What is a Heat Pump?

Mon, 02/04/2019 - 9:00am / By christina

What is a Heat Pump?

How can heat be pumped? Isn't that the first thing you think when you hear about a "heat pump"? Heat can be pumped by taking advantage of the laws of physics. When this is done, you get an HVAC unit that is more cost-effective than any other.

How Heat Pumps Work

To pump heat, you have to "stick" the heat to a fluid. When the fluid is someplace warmer than the fluid, it absorbs heat from its surroundings. When it is somewhere cooler, it releases heat. The amazing thing about a heat pump is that it can work in either direction. There is more to that, and an HVAC professional at Command Services Center could explain it even better face-to-face.
The problem is that the place you want to gather the heat from is usually cooler than the place you want to pump the heat to. In the middle of February, how does a heat pump harvest heat from winter weather to pump it into your house? This is where HVAC magic occurs.

Your Physics Lesson

When a fluid is compressed from a gas to a liquid, it gets warmer--physics. But the heat has to come from somewhere, and the somewhere is the surrounding area for the coils. Once the fluid is pumped to the other "side", it expands, and it releases the heat. The less heat there is to gather, the harder the pump has to work, which costs electricity.

Types of Heat Pumps

There are basically four types of heat pumps. An HVAC professional at Command Services Center can help you pick the type that's right for you. The split system is the most common. It has an inside and an outside unit. Each unit has heat absorbing and releasing coils. This allows it to pump in either direction, transferring heat from one unit to the other. The packaged heat pump has everything in one unit. It is connected to ductwork that delivers the heated/cooled air into or out of the house. These units are good when there is little installation space, so they can be installed on a rooftop.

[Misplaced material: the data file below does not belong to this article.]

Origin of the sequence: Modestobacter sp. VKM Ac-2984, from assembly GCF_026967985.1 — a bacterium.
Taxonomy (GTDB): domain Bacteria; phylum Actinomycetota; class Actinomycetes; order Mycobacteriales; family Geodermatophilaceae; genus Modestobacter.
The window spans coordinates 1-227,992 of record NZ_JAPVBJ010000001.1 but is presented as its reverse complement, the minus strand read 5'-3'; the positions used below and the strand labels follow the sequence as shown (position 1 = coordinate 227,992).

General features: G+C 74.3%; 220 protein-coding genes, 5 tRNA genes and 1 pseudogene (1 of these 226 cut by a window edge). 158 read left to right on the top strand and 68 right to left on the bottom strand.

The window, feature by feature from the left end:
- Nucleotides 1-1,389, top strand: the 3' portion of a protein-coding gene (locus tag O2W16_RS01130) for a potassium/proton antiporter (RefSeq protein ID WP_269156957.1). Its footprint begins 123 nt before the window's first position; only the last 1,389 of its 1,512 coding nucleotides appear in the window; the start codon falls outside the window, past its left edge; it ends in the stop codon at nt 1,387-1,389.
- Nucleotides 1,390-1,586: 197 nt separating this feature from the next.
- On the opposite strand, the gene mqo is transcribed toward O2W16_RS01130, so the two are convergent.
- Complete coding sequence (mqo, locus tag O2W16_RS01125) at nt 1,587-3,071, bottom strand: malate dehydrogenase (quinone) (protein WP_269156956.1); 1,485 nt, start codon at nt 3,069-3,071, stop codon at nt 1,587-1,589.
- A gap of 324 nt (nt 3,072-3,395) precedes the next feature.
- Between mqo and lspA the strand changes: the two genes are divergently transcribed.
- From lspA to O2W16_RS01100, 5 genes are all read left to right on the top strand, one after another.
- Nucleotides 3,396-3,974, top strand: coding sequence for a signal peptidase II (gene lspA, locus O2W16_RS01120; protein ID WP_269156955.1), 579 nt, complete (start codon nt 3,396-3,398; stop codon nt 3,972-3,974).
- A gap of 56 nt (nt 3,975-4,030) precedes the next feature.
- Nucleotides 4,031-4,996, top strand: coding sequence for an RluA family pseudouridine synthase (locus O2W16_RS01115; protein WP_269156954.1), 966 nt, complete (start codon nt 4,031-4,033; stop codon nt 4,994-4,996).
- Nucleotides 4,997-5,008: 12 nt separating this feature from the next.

Ductless heat pumps are good for historical buildings that don't have ductwork, or as a supplemental device. They transfer heat to coils installed in a wall or ceiling. The newest type is the variable refrigerant flow (VRF) heat pump. This ductless type adds variation in refrigerant flow. It allows individual units or rooms to be heated or cooled to different levels, simultaneously. They are also more efficient.

Benefits of a Heat Pump

You want to know why you would want a heat pump. They save you money over the time you have one. Heat pumps deliver 150% to 300% as much heat energy than the electricity they use (US Department of Energy). An electric furnace cannot get above 100%, no more than 75% to 33% of a heat pump. An air conditioner cannot improve on a heat pump, because it is just a "one way" heat pump.
Heat pumps do require a bit more care. You need to make sure your ductwork (if you use a ducted system) is in good repair and kept clean. Coils need cleaning. Fluid systems needs to be checked for leaks, but you would already have an annual checkup for a conventional furnace. Likewise, smart choices of features and location make a difference and cut maintenance costs.
You can reach out to the folks at Command Services Center to help you select a heat pump that is the right type, right size, and with the right features for your home, and they will always be available to ensure your heat pump is in the best shape, at the lowest reasonable cost to you.
It sounds like magic, but it's real-world physics and technical ingenuity. Command Services Center's professionals know the physics, have the technical skill, and carries the products that will fit your unique needs. Contact the experts at Command Service Center at 847-558-7780.



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